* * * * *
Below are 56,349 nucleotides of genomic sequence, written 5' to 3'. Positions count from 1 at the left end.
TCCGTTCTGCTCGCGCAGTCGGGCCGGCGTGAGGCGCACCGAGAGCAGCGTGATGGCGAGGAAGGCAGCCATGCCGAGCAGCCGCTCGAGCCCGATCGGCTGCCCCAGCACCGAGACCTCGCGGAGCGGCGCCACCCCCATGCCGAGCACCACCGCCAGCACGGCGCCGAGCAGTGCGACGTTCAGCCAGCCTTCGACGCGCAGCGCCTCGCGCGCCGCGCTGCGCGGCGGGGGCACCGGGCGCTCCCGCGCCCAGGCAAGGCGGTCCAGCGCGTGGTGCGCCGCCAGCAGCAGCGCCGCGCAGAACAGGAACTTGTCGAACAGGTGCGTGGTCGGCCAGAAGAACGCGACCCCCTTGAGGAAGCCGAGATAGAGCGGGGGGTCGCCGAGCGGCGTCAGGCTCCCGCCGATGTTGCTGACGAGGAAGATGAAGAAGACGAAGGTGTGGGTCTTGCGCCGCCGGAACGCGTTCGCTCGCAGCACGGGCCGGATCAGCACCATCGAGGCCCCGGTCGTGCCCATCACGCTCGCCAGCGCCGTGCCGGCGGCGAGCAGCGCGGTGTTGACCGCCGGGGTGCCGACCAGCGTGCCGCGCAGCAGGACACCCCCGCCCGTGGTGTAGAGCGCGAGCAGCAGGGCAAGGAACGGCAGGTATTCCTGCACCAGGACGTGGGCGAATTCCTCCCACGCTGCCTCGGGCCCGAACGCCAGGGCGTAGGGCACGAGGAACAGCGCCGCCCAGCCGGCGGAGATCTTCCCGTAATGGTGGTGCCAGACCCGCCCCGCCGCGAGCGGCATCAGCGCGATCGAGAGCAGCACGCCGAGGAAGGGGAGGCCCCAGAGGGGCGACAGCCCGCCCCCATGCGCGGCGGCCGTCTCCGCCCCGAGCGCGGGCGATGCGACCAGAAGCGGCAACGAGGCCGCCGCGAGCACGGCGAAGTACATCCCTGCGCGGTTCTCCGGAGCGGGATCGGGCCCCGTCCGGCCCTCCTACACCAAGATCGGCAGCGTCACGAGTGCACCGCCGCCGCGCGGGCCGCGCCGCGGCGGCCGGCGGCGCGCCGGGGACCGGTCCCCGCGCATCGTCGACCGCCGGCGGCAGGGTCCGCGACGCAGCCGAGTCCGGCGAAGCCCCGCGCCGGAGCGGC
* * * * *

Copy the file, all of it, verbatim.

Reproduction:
Below are 56,349 nucleotides of genomic sequence, written 5' to 3'. Positions count from 1 at the left end.
TCCGTTCTGCTCGCGCAGTCGGGCCGGCGTGAGGCGCACCGAGAGCAGCGTGATGGCGAGGAAGGCAGCCATGCCGAGCAGCCGCTCGAGCCCGATCGGCTGCCCCAGCACCGAGACCTCGCGGAGCGGCGCCACCCCCATGCCGAGCACCACCGCCAGCACGGCGCCGAGCAGTGCGACGTTCAGCCAGCCTTCGACGCGCAGCGCCTCGCGCGCCGCGCTGCGCGGCGGGGGCACCGGGCGCTCCCGCGCCCAGGCAAGGCGGTCCAGCGCGTGGTGCGCCGCCAGCAGCAGCGCCGCGCAGAACAGGAACTTGTCGAACAGGTGCGTGGTCGGCCAGAAGAACGCGACCCCCTTGAGGAAGCCGAGATAGAGCGGGGGGTCGCCGAGCGGCGTCAGGCTCCCGCCGATGTTGCTGACGAGGAAGATGAAGAAGACGAAGGTGTGGGTCTTGCGCCGCCGGAACGCGTTCGCTCGCAGCACGGGCCGGATCAGCACCATCGAGGCCCCGGTCGTGCCCATCACGCTCGCCAGCGCCGTGCCGGCGGCGAGCAGCGCGGTGTTGACCGCCGGGGTGCCGACCAGCGTGCCGCGCAGCAGGACACCCCCGCCCGTGGTGTAGAGCGCGAGCAGCAGGGCAAGGAACGGCAGGTATTCCTGCACCAGGACGTGGGCGAATTCCTCCCACGCTGCCTCGGGCCCGAACGCCAGGGCGTAGGGCACGAGGAACAGCGCCGCCCAGCCGGCGGAGATCTTCCCGTAATGGTGGTGCCAGACCCGCCCCGCCGCGAGCGGCATCAGCGCGATCGAGAGCAGCACGCCGAGGAAGGGGAGGCCCCAGAGGGGCGACAGCCCGCCCCCATGCGCGGCGGCCGTCTCCGCCCCGAGCGCGGGCGATGCGACCAGAAGCGGCAACGAGGCCGCCGCGAGCACGGCGAAGTACATCCCTGCGCGGTTCTCCGGAGCGGGATCGGGCCCCGTCCGGCCCTCCTACACCAAGATCGGCAGCGTCACGAGTGCACCGCCGCCGCGCGGGCCGCGCCGCGGCGGCCGGCGGCGCGCCGGGGACCGGTCCCCGCGCATCGTCGACCGCCGGCGGCAGGGTCCGCGACGCAGCCGAGTCCGGCGAAGCCCCGCGCCGGAGCGGC